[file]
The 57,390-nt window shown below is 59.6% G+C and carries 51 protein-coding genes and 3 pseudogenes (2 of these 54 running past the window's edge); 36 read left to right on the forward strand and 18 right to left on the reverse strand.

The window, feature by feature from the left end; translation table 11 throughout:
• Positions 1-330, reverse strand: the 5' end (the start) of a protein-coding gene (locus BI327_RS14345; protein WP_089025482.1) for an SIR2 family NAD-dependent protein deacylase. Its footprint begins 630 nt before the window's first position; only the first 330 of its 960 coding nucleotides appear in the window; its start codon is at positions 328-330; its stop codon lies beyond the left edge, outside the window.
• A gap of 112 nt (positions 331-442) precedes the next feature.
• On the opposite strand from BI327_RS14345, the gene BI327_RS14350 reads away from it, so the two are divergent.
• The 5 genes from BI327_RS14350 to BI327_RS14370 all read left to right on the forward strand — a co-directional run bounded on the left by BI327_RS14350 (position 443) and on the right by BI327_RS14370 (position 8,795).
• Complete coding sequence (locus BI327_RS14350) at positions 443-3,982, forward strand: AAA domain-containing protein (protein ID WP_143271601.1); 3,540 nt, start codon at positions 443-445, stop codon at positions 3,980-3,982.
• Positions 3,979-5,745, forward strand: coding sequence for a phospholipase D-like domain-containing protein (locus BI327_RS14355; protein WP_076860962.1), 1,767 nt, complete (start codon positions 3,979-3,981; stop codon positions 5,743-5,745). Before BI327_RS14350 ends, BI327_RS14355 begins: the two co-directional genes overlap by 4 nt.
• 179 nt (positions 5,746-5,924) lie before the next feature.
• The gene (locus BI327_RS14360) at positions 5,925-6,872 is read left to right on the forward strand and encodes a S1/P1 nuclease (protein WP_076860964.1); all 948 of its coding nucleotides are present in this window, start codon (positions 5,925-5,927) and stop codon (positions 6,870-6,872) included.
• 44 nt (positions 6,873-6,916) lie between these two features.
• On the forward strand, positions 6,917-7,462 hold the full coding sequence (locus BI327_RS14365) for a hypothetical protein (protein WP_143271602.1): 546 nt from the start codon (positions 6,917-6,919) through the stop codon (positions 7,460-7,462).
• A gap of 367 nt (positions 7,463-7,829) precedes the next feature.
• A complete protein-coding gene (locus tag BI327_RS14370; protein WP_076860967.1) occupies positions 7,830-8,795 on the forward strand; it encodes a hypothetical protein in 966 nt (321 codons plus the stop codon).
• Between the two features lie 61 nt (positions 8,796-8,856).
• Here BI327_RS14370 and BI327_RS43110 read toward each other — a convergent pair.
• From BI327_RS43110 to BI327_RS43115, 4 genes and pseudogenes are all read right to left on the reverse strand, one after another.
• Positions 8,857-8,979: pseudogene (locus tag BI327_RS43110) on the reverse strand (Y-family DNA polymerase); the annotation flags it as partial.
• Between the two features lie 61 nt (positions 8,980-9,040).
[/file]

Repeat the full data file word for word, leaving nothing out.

The 57,390-nt window shown below is 59.6% G+C and carries 51 protein-coding genes and 3 pseudogenes (2 of these 54 running past the window's edge); 36 read left to right on the forward strand and 18 right to left on the reverse strand.

The window, feature by feature from the left end; translation table 11 throughout:
• Positions 1-330, reverse strand: the 5' end (the start) of a protein-coding gene (locus BI327_RS14345; protein WP_089025482.1) for an SIR2 family NAD-dependent protein deacylase. Its footprint begins 630 nt before the window's first position; only the first 330 of its 960 coding nucleotides appear in the window; its start codon is at positions 328-330; its stop codon lies beyond the left edge, outside the window.
• A gap of 112 nt (positions 331-442) precedes the next feature.
• On the opposite strand from BI327_RS14345, the gene BI327_RS14350 reads away from it, so the two are divergent.
• The 5 genes from BI327_RS14350 to BI327_RS14370 all read left to right on the forward strand — a co-directional run bounded on the left by BI327_RS14350 (position 443) and on the right by BI327_RS14370 (position 8,795).
• Complete coding sequence (locus BI327_RS14350) at positions 443-3,982, forward strand: AAA domain-containing protein (protein ID WP_143271601.1); 3,540 nt, start codon at positions 443-445, stop codon at positions 3,980-3,982.
• Positions 3,979-5,745, forward strand: coding sequence for a phospholipase D-like domain-containing protein (locus BI327_RS14355; protein WP_076860962.1), 1,767 nt, complete (start codon positions 3,979-3,981; stop codon positions 5,743-5,745). Before BI327_RS14350 ends, BI327_RS14355 begins: the two co-directional genes overlap by 4 nt.
• 179 nt (positions 5,746-5,924) lie before the next feature.
• The gene (locus BI327_RS14360) at positions 5,925-6,872 is read left to right on the forward strand and encodes a S1/P1 nuclease (protein WP_076860964.1); all 948 of its coding nucleotides are present in this window, start codon (positions 5,925-5,927) and stop codon (positions 6,870-6,872) included.
• 44 nt (positions 6,873-6,916) lie between these two features.
• On the forward strand, positions 6,917-7,462 hold the full coding sequence (locus BI327_RS14365) for a hypothetical protein (protein WP_143271602.1): 546 nt from the start codon (positions 6,917-6,919) through the stop codon (positions 7,460-7,462).
• A gap of 367 nt (positions 7,463-7,829) precedes the next feature.
• A complete protein-coding gene (locus tag BI327_RS14370; protein WP_076860967.1) occupies positions 7,830-8,795 on the forward strand; it encodes a hypothetical protein in 966 nt (321 codons plus the stop codon).
• Between the two features lie 61 nt (positions 8,796-8,856).
• Here BI327_RS14370 and BI327_RS43110 read toward each other — a convergent pair.
• From BI327_RS43110 to BI327_RS43115, 4 genes and pseudogenes are all read right to left on the reverse strand, one after another.
• Positions 8,857-8,979: pseudogene (locus tag BI327_RS43110) on the reverse strand (Y-family DNA polymerase); the annotation flags it as partial.
• Between the two features lie 61 nt (positions 8,980-9,040).